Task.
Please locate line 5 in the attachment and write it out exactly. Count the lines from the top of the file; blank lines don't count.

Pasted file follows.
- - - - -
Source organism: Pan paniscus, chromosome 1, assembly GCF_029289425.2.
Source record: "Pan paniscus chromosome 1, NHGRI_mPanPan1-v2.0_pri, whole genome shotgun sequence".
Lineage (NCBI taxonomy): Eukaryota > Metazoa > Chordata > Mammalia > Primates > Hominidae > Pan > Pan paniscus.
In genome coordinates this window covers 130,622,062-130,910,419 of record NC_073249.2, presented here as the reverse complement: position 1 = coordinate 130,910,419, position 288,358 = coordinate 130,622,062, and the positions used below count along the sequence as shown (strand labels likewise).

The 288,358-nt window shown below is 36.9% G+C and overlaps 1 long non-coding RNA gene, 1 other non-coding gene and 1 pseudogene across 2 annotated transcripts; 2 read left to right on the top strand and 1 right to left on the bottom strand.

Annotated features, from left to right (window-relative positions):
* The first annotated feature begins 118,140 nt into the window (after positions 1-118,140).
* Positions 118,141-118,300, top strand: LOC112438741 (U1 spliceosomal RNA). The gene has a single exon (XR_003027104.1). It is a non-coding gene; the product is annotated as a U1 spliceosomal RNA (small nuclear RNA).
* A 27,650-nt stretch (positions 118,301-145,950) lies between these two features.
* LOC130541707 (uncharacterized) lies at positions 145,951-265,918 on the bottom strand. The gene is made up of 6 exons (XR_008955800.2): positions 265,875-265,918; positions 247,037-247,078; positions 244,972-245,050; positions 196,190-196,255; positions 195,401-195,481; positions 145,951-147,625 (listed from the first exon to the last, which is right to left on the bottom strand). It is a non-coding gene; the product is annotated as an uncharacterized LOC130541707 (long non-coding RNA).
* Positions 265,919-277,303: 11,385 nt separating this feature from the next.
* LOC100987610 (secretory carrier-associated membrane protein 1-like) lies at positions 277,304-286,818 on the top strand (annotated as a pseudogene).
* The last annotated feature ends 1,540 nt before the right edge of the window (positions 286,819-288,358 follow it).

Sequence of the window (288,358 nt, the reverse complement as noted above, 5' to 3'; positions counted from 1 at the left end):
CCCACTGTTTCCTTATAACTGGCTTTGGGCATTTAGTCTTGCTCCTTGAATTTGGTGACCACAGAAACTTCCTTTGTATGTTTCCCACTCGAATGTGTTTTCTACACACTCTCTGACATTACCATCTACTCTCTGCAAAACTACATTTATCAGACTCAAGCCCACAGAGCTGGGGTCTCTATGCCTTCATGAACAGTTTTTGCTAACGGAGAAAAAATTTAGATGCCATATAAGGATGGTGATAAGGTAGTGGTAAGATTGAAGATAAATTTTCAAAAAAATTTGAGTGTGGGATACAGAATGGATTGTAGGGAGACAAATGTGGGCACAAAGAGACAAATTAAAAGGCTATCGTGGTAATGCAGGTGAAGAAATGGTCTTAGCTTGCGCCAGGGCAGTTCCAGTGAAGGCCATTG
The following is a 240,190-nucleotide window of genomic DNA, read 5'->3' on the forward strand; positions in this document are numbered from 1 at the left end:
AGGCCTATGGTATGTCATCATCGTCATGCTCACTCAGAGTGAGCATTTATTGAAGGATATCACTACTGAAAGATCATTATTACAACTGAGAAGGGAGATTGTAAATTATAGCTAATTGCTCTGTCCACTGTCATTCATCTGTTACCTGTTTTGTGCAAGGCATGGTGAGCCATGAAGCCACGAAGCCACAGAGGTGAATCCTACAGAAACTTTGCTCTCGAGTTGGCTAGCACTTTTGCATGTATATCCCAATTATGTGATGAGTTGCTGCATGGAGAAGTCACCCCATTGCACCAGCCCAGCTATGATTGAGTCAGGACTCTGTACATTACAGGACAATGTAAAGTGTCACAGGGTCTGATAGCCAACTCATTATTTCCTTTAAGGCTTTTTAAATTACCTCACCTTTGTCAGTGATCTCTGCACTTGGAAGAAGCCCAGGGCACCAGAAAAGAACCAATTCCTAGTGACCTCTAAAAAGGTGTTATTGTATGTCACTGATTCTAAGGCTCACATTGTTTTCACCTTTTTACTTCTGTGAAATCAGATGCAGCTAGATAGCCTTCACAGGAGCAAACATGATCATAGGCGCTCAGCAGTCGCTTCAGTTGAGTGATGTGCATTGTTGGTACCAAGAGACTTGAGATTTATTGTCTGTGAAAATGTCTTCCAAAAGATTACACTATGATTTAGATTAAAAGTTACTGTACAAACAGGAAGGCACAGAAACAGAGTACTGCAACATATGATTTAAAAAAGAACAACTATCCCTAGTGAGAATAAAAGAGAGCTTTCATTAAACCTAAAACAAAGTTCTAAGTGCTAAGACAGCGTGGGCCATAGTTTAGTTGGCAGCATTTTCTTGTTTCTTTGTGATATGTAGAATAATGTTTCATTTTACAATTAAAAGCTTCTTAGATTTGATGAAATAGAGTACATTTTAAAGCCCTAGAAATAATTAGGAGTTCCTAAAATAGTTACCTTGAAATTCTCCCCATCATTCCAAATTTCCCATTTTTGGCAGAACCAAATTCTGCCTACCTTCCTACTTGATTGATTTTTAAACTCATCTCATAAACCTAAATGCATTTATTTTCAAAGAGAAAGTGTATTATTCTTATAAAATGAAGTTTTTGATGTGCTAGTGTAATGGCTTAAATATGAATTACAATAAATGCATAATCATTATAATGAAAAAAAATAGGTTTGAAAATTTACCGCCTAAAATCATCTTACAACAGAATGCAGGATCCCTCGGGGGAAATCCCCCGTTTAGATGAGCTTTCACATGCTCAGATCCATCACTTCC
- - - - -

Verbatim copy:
The 288,358-nt window shown below is 36.9% G+C and overlaps 1 long non-coding RNA gene, 1 other non-coding gene and 1 pseudogene across 2 annotated transcripts; 2 read left to right on the top strand and 1 right to left on the bottom strand.